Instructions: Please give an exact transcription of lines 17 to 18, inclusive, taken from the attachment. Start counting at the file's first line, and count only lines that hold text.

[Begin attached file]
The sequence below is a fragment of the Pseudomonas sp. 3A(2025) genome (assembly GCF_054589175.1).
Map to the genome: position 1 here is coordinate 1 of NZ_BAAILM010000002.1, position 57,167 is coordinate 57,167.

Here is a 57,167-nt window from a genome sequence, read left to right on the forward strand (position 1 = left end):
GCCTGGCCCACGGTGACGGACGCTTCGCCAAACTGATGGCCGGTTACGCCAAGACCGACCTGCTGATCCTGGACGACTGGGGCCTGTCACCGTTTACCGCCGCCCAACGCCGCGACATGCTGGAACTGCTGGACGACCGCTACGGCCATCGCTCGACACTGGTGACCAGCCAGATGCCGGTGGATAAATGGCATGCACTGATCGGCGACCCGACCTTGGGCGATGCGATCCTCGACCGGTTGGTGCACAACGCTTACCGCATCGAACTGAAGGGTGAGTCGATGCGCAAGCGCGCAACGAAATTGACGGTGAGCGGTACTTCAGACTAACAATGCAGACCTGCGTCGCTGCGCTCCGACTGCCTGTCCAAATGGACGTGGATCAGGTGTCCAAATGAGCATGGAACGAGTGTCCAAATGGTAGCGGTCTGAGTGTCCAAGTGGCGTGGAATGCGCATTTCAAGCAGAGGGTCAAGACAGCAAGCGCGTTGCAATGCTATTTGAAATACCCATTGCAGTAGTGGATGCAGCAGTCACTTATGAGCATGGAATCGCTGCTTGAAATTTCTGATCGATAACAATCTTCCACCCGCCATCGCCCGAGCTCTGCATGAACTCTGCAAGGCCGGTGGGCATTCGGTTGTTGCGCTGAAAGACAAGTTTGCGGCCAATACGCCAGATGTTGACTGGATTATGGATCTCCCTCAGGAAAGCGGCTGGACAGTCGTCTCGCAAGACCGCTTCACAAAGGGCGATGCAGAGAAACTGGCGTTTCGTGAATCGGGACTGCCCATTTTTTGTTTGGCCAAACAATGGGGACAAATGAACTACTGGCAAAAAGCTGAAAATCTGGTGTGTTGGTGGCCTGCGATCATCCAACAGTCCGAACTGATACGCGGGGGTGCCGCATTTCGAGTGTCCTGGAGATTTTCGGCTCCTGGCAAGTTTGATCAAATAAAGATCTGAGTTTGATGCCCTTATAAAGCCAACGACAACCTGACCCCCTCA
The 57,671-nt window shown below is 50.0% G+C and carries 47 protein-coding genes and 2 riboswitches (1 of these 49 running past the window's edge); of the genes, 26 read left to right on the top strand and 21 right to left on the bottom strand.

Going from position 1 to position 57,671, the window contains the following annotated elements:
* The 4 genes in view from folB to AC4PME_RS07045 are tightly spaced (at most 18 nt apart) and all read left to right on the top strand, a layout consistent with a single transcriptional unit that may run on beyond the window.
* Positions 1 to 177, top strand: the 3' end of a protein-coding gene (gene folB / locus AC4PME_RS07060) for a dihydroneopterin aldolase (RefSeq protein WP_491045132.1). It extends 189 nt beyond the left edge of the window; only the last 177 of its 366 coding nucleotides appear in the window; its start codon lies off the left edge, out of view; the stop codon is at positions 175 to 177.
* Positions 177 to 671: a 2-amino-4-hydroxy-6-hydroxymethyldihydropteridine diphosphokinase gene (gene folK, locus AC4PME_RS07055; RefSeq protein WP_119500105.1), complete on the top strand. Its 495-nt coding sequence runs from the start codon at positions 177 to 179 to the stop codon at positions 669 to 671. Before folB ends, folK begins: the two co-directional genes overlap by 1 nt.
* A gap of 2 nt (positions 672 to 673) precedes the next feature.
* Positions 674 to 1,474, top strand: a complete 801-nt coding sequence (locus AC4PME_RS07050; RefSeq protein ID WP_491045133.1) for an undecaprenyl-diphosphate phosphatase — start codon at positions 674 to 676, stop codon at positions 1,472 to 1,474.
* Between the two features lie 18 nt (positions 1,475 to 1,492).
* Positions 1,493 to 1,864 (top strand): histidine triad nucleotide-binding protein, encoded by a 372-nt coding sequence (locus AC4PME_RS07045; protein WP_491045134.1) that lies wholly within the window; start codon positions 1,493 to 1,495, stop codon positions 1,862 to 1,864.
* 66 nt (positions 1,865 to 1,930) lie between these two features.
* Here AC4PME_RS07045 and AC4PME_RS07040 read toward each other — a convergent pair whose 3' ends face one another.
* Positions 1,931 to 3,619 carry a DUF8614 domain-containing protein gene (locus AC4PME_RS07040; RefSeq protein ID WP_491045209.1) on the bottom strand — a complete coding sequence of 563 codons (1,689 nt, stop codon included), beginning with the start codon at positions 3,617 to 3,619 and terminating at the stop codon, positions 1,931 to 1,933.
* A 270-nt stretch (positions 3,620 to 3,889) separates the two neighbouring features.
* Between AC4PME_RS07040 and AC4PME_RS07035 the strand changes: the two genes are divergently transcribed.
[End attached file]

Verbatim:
* A 270-nt stretch (positions 3,620 to 3,889) separates the two neighbouring features.
* Between AC4PME_RS07040 and AC4PME_RS07035 the strand changes: the two genes are divergently transcribed.